How to cope with...abandonment

Procurement teams, and bidders, everywhere will be familiar with the scenario: run the procurement, identify a winner and then….receive a letter challenging the outcome.  It is not uncommon in that scenario to go back to the procurement documents, note that there is no obligation to award the contract and to send the message “Procurement abandoned”.

No decision to abandon is ever taken lightly and, indeed, you can search for hours in the Regulations and not find an express right to abandon (albeit Regulation 55(1)(b) makes it clear that a decision not to award is permissible) but it is generally regarded as the most pragmatic response to a challenge which may have merit.  There may also, quite genuinely, be matters which have come to light during the bidding and evaluation process which suggest that the requirements of the procurements itself need to be reviewed.

Generally speaking, decisions to abandon are not challenged so there is a shortage of authority on what a ‘permissible’ abandonment might look like.  However, the overriding principles of fairness, transparency and equal treatment are clearly relevant to any decision under the Regulations overlaid by the general public law principle of reasonableness.

Recently the Technology & Construction Court has looked at a decision on abandonment and been asked to consider, amongst other things, whether a decision to abandon amounted to “a manifest error”.

The facts of the particular case (Amey Highways Ltd v West Sussex County Council) are relatively unusual and I do not intend to deal with the substantive issues that were also considered as a consequence of the decision to abandon.  However, it is useful to have some guidance regarding the basis on which a decision to abandon will be reviewed by the court.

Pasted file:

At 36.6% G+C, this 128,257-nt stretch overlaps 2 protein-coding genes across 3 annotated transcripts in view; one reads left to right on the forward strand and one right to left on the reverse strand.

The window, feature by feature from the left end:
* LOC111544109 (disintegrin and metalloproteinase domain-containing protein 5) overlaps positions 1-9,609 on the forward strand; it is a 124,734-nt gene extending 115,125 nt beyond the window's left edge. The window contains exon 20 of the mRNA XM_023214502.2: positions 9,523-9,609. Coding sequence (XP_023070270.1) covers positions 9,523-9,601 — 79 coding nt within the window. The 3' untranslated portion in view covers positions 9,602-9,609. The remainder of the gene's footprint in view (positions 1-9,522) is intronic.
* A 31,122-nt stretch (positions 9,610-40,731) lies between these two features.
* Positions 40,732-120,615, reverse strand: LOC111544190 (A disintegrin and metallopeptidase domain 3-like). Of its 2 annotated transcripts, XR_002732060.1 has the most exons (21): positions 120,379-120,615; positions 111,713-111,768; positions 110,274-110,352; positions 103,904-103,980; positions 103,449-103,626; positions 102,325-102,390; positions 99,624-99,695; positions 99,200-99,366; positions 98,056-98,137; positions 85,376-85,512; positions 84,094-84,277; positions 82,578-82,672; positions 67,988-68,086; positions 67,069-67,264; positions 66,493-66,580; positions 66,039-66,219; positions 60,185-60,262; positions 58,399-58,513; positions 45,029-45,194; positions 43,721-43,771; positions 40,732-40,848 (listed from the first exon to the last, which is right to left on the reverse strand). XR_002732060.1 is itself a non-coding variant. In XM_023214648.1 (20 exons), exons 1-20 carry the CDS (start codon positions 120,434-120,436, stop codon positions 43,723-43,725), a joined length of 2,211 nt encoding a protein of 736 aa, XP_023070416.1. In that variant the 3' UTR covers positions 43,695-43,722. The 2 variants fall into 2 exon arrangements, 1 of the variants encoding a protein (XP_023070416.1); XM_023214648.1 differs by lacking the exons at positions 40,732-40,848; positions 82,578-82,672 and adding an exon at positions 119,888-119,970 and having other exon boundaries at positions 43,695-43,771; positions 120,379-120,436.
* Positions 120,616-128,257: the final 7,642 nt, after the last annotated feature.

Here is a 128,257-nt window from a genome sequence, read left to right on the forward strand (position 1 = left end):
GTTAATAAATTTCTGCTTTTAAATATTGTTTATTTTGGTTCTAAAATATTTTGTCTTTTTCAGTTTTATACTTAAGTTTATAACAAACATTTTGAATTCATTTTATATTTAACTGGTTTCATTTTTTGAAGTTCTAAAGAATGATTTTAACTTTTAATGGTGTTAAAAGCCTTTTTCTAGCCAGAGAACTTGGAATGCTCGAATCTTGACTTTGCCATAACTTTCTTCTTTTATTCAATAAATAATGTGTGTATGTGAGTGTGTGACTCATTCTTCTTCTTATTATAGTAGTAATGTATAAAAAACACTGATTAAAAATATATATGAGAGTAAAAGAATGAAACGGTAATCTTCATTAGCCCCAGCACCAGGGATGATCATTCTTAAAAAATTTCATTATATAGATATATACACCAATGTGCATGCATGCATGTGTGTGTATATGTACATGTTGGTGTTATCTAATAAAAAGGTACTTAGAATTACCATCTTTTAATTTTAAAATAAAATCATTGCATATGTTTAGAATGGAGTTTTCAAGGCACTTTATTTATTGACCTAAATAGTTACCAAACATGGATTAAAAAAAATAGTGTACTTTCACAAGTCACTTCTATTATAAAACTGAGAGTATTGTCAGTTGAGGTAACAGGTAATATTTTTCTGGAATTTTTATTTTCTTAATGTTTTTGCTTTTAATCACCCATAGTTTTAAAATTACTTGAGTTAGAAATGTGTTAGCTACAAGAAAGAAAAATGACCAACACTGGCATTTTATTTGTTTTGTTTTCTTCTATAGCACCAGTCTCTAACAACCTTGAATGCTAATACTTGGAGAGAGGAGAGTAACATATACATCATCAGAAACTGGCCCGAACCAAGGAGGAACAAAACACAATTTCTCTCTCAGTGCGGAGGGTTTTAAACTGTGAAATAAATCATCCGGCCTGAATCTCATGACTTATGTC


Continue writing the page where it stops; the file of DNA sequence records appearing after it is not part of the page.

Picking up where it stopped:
In the present case, the judge concluded that a decision to abandon was not “manifestly wrong”.  He found that a variety of considerations had gone into the decision which amounted to a “rational attempt to preserve public funds”.  These considerations included a wish to avoid the costs of litigation from a challenge but also other cost savings, the effect on public services and the possibility of developing a more advantageous solution on re-procurement.

The judge found that in order to make out an assertion that the decision to abandon was “manifestly wrong” the Claimant would have to show “that the decision was not expedient in the public interest.”  Something, in my opinion it would be hard to do in most cases of abandonment.

The judge also considered whether the decision to abandon breached the fundamental principles of equal treatment and transparency and found that it did not even though the Council, in this case, had not fully explained all its reasoning.

Overall, and even though the decision to abandon still left the Council exposed to a claim for damages (an interesting but separate topic), the decision to abandon itself could not be challenged.

Whilst this will be a relief to Authorities the case once again also highlighted the fundamental importance of keeping strong and comprehensive notes and records of decisions and the reasons for them.  As always the better the records for the reason the more likely it is that the decision itself can be defended.

Amey Highways Ltd v West Sussex County Council [2019] EWHC 1291 (TCC)

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